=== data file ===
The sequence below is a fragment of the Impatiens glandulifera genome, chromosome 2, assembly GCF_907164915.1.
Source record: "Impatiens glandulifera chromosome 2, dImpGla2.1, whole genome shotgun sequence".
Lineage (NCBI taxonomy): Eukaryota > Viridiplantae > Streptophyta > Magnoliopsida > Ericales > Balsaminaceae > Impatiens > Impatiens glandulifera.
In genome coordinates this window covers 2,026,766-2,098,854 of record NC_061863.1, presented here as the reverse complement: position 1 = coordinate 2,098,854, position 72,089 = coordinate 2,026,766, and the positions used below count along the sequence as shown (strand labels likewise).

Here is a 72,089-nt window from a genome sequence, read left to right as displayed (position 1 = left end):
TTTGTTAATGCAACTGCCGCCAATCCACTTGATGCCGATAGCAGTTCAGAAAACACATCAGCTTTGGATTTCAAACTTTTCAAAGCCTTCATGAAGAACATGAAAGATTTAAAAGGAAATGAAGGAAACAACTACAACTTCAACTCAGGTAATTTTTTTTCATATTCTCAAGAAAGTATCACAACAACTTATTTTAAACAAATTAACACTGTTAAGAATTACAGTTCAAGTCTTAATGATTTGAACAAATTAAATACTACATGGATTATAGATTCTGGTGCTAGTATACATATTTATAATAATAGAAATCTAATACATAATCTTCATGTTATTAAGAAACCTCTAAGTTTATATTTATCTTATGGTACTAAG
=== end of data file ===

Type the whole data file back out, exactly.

The sequence below is a fragment of the Impatiens glandulifera genome, chromosome 2, assembly GCF_907164915.1.
Source record: "Impatiens glandulifera chromosome 2, dImpGla2.1, whole genome shotgun sequence".
Lineage (NCBI taxonomy): Eukaryota > Viridiplantae > Streptophyta > Magnoliopsida > Ericales > Balsaminaceae > Impatiens > Impatiens glandulifera.
In genome coordinates this window covers 2,026,766-2,098,854 of record NC_061863.1, presented here as the reverse complement: position 1 = coordinate 2,098,854, position 72,089 = coordinate 2,026,766, and the positions used below count along the sequence as shown (strand labels likewise).

Here is a 72,089-nt window from a genome sequence, read left to right as displayed (position 1 = left end):
TTTGTTAATGCAACTGCCGCCAATCCACTTGATGCCGATAGCAGTTCAGAAAACACATCAGCTTTGGATTTCAAACTTTTCAAAGCCTTCATGAAGAACATGAAAGATTTAAAAGGAAATGAAGGAAACAACTACAACTTCAACTCAGGTAATTTTTTTTCATATTCTCAAGAAAGTATCACAACAACTTATTTTAAACAAATTAACACTGTTAAGAATTACAGTTCAAGTCTTAATGATTTGAACAAATTAAATACTACATGGATTATAGATTCTGGTGCTAGTATACATATTTATAATAATAGAAATCTAATACATAATCTTCATGTTATTAAGAAACCTCTAAGTTTATATTTATCTTATGGTACTAAG